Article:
The distance between New York and Albany is about 165 miles. The scenery on the Hudson is said to be the most beautiful of any in America, and I believe cannot be surpassed in any country. Many of the beauties of rich European scenery are to be found along the banks of that noble river. In the highlands, about fifty miles from New York, is West Point, on which stands a strong fortress, containing an arsenal, a military-school, and a garrison. It is romantically situated among lofty crags and mountains, which rise above the level of the water from 1100 to 1500 feet. There are many handsome country seats and villages between West Point and Hudson, where the river is more than a mile wide.

After a passage of about sixteen or seventeen hours, we arrived at Albany. The charge for passage, including dinner and tea, was only three dollars; and the day following the cost was reduced, through the spirit of opposition, to one dollar.

Albany is the legislative capital of New York. It is a handsome city, and one of the oldest in the Union. Most of the houses are built of wood, which, when tastefully painted (not often the case) have rather a pleasing appearance. The situation of this city is advantageous, both from the direct communication which it enjoys with the Atlantic, by means of sloops and schooners, and the large tract of back country which it commands. A trade with Canada is established by means of the Erie and Hudson canal. The capitol, and other public buildings, are large and handsome, and being constructed of either brick or stone, give the city a respectable appearance.

Albany, in 1614, was first settled by the Dutch, and was by them called Orange. On its passing into the hands of the English, in 1664, its present name was given to it, in honour of the Duke of York. It was chartered in 1686.

From Albany I proceeded along the canal, by West Troy and Junction, and near the latter place we came to Cohoe's Falls, on the Mohawk. The river here is about 250 yards wide, which rushing over a jagged and uneven bed of rocks, produces a very picturesque effect. The canal runs nearly parallel with this river from Junction to Utica, crossing it twice, at an interval of seven miles, over aqueducts nearly fifty rods in length, constructed of solid beams of timber. The country is very beautiful, and for the most part well cultivated. The soil possesses every variety of good and bad. The farms along the canal are valuable, land being generally worth from fifty to a hundred dollars per acre.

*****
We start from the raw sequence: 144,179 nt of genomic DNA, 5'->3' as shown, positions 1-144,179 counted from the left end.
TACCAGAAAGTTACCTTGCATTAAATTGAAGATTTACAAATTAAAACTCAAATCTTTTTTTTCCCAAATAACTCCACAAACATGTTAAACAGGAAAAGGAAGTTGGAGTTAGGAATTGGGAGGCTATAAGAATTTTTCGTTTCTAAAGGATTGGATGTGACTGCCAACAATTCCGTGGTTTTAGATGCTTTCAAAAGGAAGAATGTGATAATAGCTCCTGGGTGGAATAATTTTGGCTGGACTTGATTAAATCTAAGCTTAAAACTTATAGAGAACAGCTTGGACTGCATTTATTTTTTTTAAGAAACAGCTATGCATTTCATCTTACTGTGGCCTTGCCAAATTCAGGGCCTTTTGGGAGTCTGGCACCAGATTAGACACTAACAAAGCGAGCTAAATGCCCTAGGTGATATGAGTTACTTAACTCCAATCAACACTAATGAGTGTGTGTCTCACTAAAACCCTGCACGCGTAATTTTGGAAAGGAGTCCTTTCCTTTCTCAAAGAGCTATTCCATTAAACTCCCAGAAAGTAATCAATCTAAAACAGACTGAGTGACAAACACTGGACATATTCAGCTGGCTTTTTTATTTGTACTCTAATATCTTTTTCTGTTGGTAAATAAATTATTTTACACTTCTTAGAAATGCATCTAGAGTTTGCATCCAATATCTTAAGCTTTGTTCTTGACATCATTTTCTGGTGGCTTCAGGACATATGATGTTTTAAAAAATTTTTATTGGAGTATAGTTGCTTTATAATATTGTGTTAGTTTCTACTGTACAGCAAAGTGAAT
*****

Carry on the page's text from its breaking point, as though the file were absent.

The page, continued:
Above Schenectady, a very ancient town, the bed of the canal gave way, which of course obliged us to come to a dead halt. I hired, for myself and two others, a family waggon (dignified here with the appellation of carriage) to take us beyond the break, in expectation of being able to get a boat thence onwards, but unfortunately all the upward-bound boats had proceeded. We were, therefore, obliged to wait until next morning. My fellow travellers having light luggage, got themselves and it into a hut at the other side of the lock; but I, having heavy baggage, which it was impossible to carry across, was compelled to remain on the banks, between the canal and the Mohawk, all night. On the river there were several canoes, with fishermen spearing by torch-light; while on the banks the boatmen and boys, Mulattos and whites, were occupied in gambling. They had tables, candles, dice, and cards. With these, and with a quantum sufficit of spirits, they contrived to while away the time until day-break; of course interlarding their conversation with a reasonable quantity of oaths and imprecations. The breach being repaired early in the morning, the boats came up, and we proceeded to Utica.

Seven miles above Utica is seated Rome, a small and dirty town, bearing no possible resemblance to the "Eternal City," even in its more modern condition, as the residence of the "Triple Prince;" but, on the contrary, having, if one could judge from the habitations, every appearance of squalid poverty. Fifteen miles further on, we passed the Little Falls. It was night when we came to them, but it being moonlight, we had an opportunity of seeing them to advantage. The crags are here stupendous—irregular and massive piles of rocks, from which spring the lofty pine and cedar, are heaped in frightful disorder on each other, and give the scene a terrifically grand appearance.